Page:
Molly Yeh's new restaurant, Bernie's, set to open soon in East Grand Forks
Food Network star and cookbook author is excited to share Midwestern- and Scandinavian-inspired cuisine in farmhouse-meets-classic-European-cafe setting
GRAND FORKS – The idea of opening a cafe or a bakery has captured Molly Yeh’s imagination for a very long time. And soon the cookbook author and Food Network star of “Girl Meets Farm” will be opening her first restaurant, Bernie’s, in downtown East Grand Forks.
The much-anticipated multiconcept restaurant — also featuring a cafe and market — will occupy the former Sickie’s Garage restaurant and bar, a location more widely known as the former Whitey’s, at 121 DeMers Ave.
A soft opening is planned, but that date nor the official opening have been determined, Yeh said. A book-signing for her new cookbook, “Home is Where the Eggs Are,” is planned for the afternoon of Oct. 1.
“This is a project that I’ve wanted to do for a really long time,” she said. “Honestly, since I was a kid, I have dreamt up dream menus for dream cafes and dream bakeries, and I’ve always loved putting together big tables and displays of baked goods and dreaming about that type of thing.
“And so, last summer I finally felt like I had the brain power to put some plans into action and that’s when my team and I started looking for different spaces around town and putting feelers out there to see what could be possibilities.
“I had been envisioning some place small – just a small bakery or a small cafe – downtown,” she said. When she and her husband, Nick Hagen, found out that the Whitey’s location was going to be available, “at first, Nick and I were like, oh gosh no, that is way too big of a space for us.”
But when they went to visit the space, “it was as if all of these memories came back to us,” she recalled. “Nick’s sister got married at Whitey’s. Whitey’s was one of the first restaurants Nick’s family took me to, it must have been the first week that I moved here.
And so, even in my short time of living here, I have these nostalgic memories about Whitey’s.
“And I know that everybody in town also seems to have these amazing, wonderful memories of the space,” she said. “It seems like anybody that you talk to has a story — or stories plural — about growing up going to Whitey's or their parents or grandparents going to Whitey’s. Nick’s grandma talked about how, I think it was every Saturday night, she went to Whitey’s. It seems like everybody has a story like that. It’s such a special place.”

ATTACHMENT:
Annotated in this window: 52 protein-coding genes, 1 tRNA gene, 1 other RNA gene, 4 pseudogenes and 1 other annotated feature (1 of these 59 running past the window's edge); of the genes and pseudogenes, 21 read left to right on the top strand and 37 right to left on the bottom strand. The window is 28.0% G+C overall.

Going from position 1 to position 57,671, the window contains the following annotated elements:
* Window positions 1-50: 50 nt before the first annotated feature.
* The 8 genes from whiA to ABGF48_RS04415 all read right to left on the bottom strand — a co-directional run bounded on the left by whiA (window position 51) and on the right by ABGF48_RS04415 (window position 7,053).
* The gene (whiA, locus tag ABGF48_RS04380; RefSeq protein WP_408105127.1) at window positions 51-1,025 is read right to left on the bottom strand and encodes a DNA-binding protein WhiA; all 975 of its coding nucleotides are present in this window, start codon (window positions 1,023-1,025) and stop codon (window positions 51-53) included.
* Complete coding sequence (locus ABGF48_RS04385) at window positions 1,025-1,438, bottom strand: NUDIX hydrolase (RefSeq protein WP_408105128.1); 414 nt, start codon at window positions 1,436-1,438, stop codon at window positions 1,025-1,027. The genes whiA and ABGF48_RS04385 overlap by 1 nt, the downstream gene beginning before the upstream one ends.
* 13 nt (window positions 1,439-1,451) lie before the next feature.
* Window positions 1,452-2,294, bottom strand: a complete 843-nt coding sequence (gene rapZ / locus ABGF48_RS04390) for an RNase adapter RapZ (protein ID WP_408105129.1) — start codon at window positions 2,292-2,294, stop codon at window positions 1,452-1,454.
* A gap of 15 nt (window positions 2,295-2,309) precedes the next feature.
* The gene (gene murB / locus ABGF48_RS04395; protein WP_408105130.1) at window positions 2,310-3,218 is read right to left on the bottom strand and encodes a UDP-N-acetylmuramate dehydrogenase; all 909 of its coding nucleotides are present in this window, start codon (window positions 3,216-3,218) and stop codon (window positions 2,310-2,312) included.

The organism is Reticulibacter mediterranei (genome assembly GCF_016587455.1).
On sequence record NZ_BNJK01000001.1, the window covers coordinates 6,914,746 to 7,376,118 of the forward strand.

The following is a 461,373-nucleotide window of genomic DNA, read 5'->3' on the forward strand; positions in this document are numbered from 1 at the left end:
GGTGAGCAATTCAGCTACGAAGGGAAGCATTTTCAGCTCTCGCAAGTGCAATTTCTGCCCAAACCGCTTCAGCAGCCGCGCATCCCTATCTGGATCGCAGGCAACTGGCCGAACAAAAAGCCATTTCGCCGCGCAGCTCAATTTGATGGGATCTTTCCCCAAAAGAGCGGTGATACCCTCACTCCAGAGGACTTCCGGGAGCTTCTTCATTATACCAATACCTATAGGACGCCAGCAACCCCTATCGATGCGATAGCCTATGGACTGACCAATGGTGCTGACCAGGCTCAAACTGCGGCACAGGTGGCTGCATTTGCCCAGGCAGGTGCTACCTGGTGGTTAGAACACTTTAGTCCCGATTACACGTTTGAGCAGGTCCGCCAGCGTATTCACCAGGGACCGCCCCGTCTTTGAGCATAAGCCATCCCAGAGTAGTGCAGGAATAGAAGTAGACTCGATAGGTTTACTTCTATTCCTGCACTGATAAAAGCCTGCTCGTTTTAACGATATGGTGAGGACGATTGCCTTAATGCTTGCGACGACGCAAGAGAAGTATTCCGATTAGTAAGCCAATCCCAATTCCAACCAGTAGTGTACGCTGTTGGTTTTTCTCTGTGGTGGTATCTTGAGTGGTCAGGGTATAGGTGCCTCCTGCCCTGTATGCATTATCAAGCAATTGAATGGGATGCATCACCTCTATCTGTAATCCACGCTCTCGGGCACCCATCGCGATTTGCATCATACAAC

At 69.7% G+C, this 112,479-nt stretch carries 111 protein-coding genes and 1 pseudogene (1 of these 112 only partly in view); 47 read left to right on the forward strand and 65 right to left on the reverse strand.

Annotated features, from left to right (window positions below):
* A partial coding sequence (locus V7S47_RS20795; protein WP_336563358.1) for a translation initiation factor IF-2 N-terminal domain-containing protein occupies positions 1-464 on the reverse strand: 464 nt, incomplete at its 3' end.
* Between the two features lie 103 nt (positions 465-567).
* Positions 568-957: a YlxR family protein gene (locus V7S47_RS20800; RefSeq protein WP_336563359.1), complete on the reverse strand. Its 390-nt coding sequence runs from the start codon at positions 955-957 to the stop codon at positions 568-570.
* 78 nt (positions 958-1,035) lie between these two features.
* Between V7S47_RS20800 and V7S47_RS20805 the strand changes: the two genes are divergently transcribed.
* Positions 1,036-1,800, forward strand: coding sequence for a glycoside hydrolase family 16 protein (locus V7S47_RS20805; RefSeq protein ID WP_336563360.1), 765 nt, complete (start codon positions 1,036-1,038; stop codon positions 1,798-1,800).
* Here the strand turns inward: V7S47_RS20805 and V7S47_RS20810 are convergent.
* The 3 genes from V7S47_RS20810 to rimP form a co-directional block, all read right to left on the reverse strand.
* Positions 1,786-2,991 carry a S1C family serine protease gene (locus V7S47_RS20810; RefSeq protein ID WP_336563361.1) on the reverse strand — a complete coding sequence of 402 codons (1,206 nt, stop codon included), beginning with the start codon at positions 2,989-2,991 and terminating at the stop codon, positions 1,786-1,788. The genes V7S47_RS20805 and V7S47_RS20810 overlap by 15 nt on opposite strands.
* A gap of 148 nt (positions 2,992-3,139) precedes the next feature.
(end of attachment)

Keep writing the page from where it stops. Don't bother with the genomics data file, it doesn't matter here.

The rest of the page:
And so on their visit to Whitey’s to consider its potential, “we stood in the space. We looked around and we were just moved to take on this project,” Yeh said. “We just felt like this was something that — I don’t know how to put it into words — but really it was this feeling that came over us and, we were like, you know what, this is really big space, and this is going to be a huge undertaking.”
They realized that, as they had never opened a restaurant, “this is going to be huge,” she said. “But we feel like there is something in our hearts that is just moving us to take this project on.”
When it came to the question of the restaurant name, “there was no discussion there,” Yeh said. “I think Nick and I just looked at each other; the space was Whitey’s and later Sickie’s, and at the time we didn’t have Ira, our baby — we were just like, obviously, it’ll be named Bernie’s; what else."
And how is three-year-old Bernie reacting?
“Oh my gosh, she’s so excited,” Yeh said. “Anytime we drive through town or go past Bernie’s or go to visit, she points it out and says, ‘It’s Bernie’s!’
“At this point, she loves all the big open spaces at the restaurant because we don’t have much of the furniture yet. She likes to go and dance in the big spaces.”
Food Network personalities
Yeh has “absolutely” drawn inspiration, she said, from other Food Network personalities, such as Ree Drummond, who has opened a few restaurants in Pawhuska, Oklahoma, and Chip and Joanna Gaines, who operate The Silos and The Magnolia Table in Waco, Texas.
Yeh and Hagen visited the Gaines last year, she said. “That was a huge source of inspiration.”
Duff Goldman, a good friend, “gave me some great advice about opening up a space. A lot of network personalities that I look up to have spaces. I just think it’s so awesome that they’ve been able to make such successful spaces.”
Casey Gipson, who helped to open up Tyler Florence’s restaurant in San Francisco, is the head chef for opening up Bernie’s, Yeh said.
Gipson has moved here temporarily from Portland; he has opened up and worked at numerous restaurants. His friend Whitney Patterson, who’s also from Portland, is general manager for opening the restaurant.
Yeh turned to Abby Jensen, with JDD Architects in Minneapolis, to help design Bernie’s. Other key members of Yeh’s team include: Adam Cariveau, general contractor, Adam Cariveau Construction and Triple J Construction; Melina Moser, project manager; Chris Schultz, chef de cuisine; and Hayley Lukaczyk, buyer and art director.
Yeh expects the restaurant will employ between 30 and 40 people. Openings are still available for cooks, bussers, dishwashers and servers.
The team she is working with on this project “has just been incredible,” she said, “and the space is coming along beautifully.”
About the new venture, husband Nick Hagen, a fifth-generation farmer in rural East Grand Forks, said, “We’ve gotten tremendous support from the community, and it seems like people are eager to have something in that space.”